A reporter from Pilates Style magazine is interviewing me tonight about managing email. When she typed “email overload expert” in Google, I’m on the first page. That’s how I get all my interviews. I’d never heard of this popular magazine, and I certainly would not have thought to pitch them a story about email.
On another note, this month, I’m quoted in three different articles in SUCCESS magazine. Didn’t have to do a thing but be available for questions.
It’s so much easier to let them find you when they need your expertise than it is to figure out who, when, and what to pitch. Order my ebook, Shameless Self-Promotion: DIY SEO, and find out how to get your business found online based on what you do or sell.
When someone responds to an email message that “yes” they’re going to do something and I see it comes from their phone, I have just about zero confidence that they’re going to remember to do it. Here’s why.
At my computer, I’m inside Outlook, and a new message arrives. I immediately drag it to my calendar or tasks with a reminder or an appointment. And depending on the situation, I might flag that message for follow-up. On the other hand, when I check email on my iPhone, I’m not going to do all that. Neither will you. You most likely look at the email, respond with a quick “yes,” and make no effort to put anything in place to help you remember.
When I MONITOR email, I’m just checking for anything I need to respond to right away (e.g., an inquiry from a reporter on a deadline, a cancelled meeting, etc.). Otherwise, I’ll deal with everything else when I’m in front of my computer because I can MANAGE better and easier.
For more tips on managing email, here’s a series of low-cost, how-to videos I recorded called “12 Fast Ways to Answer Email in Outlook.”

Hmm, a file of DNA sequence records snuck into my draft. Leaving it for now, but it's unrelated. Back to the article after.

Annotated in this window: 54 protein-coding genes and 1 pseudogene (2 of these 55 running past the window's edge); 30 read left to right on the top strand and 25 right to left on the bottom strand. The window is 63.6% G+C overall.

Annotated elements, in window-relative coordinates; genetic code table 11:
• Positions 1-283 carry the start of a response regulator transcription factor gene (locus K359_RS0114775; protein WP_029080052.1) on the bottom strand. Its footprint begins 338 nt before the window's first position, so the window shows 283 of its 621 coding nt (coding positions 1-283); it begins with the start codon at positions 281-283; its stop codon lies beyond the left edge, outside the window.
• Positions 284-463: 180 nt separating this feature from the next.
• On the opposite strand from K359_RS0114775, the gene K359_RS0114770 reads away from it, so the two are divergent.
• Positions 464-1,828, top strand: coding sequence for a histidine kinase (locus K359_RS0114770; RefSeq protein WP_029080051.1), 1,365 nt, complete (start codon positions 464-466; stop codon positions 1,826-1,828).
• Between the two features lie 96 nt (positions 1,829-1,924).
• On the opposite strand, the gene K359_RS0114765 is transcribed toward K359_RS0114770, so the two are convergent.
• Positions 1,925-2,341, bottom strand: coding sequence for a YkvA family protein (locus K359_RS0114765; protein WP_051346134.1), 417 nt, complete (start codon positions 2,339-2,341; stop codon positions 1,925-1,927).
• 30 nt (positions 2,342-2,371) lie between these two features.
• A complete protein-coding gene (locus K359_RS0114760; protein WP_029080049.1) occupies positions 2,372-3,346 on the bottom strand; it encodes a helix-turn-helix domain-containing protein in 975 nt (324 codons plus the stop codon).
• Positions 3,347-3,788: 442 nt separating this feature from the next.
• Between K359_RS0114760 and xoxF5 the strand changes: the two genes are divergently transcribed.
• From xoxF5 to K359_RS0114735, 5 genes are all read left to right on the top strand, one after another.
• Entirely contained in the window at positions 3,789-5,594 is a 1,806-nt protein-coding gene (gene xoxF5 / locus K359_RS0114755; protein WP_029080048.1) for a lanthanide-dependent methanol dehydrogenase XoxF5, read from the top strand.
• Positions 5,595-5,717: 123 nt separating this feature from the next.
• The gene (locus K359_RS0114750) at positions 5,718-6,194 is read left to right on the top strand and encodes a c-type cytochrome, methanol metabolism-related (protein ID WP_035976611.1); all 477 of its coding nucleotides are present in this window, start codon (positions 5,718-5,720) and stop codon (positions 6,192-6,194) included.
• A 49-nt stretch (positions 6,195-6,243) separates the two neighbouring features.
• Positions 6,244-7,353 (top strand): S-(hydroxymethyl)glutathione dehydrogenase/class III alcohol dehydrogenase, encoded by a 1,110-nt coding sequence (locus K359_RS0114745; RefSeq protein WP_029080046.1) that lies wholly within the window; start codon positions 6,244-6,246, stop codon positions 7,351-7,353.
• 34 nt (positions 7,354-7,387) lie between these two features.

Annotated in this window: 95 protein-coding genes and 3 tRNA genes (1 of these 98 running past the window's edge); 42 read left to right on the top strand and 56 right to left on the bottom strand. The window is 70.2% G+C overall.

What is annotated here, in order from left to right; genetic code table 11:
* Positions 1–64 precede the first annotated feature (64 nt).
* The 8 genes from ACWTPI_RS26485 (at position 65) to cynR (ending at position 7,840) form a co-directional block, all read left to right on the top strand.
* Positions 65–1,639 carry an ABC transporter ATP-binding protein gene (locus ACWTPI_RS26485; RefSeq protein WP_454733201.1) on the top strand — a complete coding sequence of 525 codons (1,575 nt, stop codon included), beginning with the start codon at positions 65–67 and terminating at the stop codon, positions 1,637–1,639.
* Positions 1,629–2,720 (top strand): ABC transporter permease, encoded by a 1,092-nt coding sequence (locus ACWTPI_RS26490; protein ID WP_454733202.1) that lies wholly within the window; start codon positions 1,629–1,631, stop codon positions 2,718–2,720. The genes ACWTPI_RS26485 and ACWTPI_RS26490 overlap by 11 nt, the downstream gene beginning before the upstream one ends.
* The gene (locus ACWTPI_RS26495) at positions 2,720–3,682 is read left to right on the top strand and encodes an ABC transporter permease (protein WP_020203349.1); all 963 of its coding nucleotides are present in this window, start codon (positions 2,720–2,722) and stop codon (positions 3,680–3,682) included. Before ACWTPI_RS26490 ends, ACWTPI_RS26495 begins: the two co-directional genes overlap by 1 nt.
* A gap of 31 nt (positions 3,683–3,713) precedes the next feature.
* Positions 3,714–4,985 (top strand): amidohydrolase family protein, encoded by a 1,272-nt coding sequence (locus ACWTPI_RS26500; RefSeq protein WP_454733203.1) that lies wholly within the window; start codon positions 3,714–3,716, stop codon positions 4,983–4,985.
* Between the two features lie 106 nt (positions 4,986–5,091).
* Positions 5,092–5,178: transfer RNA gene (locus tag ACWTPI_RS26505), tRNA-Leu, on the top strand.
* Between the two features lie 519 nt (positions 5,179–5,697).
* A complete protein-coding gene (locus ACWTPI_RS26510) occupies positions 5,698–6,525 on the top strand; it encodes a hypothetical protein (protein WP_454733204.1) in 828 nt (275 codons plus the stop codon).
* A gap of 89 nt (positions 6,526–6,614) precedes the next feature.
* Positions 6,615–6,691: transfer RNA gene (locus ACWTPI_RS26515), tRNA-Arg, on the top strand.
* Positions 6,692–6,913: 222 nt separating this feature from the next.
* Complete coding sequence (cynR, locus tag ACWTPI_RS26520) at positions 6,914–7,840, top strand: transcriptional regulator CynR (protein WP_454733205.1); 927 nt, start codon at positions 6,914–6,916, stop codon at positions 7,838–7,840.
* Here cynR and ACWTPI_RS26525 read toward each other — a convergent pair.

Also, check out my article on managing #emailoverload on NYTimes.com, “Room for Debate: Reduce Bad E-mail Habits.”
Improving your personal productivity requires work … upfront. Working yourself into deeper holes and trying to squeeze in a day off or a vacation just won’t cut it. The damage is already done, and if you don’t totally revamp how you work, that same stress and mess will be there when you return. I’m a personal productivity coach and consultant, and here’s how I structure working with my clients.
ANALYZE. You have to analyze how you spend your time. See where it’s going using a time log. You’ll be SHOCKED to find out how much time you actually waste.
ORGANIZE. Everything you touch needs a system so you can find anything the instant you need it. This applies to everything from your clothes closet to your computer files.
PRIORITIZE. Do the main thing you’ve been hired to do because that’s closest to the money. Which clients gladly pay you what you’re worth and which ones nickel and dime you and work you to death? What were you hired to do as opposed to what you’re actually spending time doing? Do the thing that gets you paid the quickest.
SYSTEMATIZE. If you do something more than three times, you absolutely must develop systems that are well-thought-out and documented so others can follow if they need to. Streamline and automate…this requires quiet, thinking time.
COMPUTERIZE. You invest in the latest technology with all the bells and whistles. But then you can’t be bothered to learn how to use it. The more tips and tricks you learn, the quicker you’re going to finish the work with less mistakes. Take classes in the software you use every day (the 2 hours you spent with IT when you got some new software isn’t sufficient).
Now that your systems are tight and you’re clear on what needs to be done and how, you can delegate. Let others follow your system and tweak it as they need to.
Spend time upfront to do this, and I promise you’ll end up with way more free time than you thought possible. Oh, but I know…you don’t have time!